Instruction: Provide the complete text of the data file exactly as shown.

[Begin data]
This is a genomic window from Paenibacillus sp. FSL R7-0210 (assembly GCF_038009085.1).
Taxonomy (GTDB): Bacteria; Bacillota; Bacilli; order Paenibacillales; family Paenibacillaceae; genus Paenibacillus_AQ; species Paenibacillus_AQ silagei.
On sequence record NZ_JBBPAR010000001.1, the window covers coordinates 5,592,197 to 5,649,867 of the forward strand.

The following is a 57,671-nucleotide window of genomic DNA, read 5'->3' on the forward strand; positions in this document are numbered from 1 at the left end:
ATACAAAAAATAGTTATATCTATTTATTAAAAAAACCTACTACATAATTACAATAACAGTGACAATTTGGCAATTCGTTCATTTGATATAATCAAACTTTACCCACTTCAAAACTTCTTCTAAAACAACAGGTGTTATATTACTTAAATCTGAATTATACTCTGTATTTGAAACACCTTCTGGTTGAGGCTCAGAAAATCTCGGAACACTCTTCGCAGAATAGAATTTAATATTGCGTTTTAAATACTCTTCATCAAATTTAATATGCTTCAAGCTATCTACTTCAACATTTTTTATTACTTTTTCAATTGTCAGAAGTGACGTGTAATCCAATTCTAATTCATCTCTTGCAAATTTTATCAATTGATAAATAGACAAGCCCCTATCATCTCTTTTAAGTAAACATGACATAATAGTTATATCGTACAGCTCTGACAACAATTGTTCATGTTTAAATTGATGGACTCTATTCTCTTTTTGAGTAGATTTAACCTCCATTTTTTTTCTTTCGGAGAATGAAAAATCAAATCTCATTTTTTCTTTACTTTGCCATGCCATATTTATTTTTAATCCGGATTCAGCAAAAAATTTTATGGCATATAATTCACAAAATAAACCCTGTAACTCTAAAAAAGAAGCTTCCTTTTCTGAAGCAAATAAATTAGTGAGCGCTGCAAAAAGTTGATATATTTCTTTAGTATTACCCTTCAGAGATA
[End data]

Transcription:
This is a genomic window from Paenibacillus sp. FSL R7-0210 (assembly GCF_038009085.1).
Taxonomy (GTDB): Bacteria; Bacillota; Bacilli; order Paenibacillales; family Paenibacillaceae; genus Paenibacillus_AQ; species Paenibacillus_AQ silagei.
On sequence record NZ_JBBPAR010000001.1, the window covers coordinates 5,592,197 to 5,649,867 of the forward strand.

The following is a 57,671-nucleotide window of genomic DNA, read 5'->3' on the forward strand; positions in this document are numbered from 1 at the left end:
ATACAAAAAATAGTTATATCTATTTATTAAAAAAACCTACTACATAATTACAATAACAGTGACAATTTGGCAATTCGTTCATTTGATATAATCAAACTTTACCCACTTCAAAACTTCTTCTAAAACAACAGGTGTTATATTACTTAAATCTGAATTATACTCTGTATTTGAAACACCTTCTGGTTGAGGCTCAGAAAATCTCGGAACACTCTTCGCAGAATAGAATTTAATATTGCGTTTTAAATACTCTTCATCAAATTTAATATGCTTCAAGCTATCTACTTCAACATTTTTTATTACTTTTTCAATTGTCAGAAGTGACGTGTAATCCAATTCTAATTCATCTCTTGCAAATTTTATCAATTGATAAATAGACAAGCCCCTATCATCTCTTTTAAGTAAACATGACATAATAGTTATATCGTACAGCTCTGACAACAATTGTTCATGTTTAAATTGATGGACTCTATTCTCTTTTTGAGTAGATTTAACCTCCATTTTTTTTCTTTCGGAGAATGAAAAATCAAATCTCATTTTTTCTTTACTTTGCCATGCCATATTTATTTTTAATCCGGATTCAGCAAAAAATTTTATGGCATATAATTCACAAAATAAACCCTGTAACTCTAAAAAAGAAGCTTCCTTTTCTGAAGCAAATAAATTAGTGAGCGCTGCAAAAAGTTGATATATTTCTTTAGTATTACCCTTCAGAGATA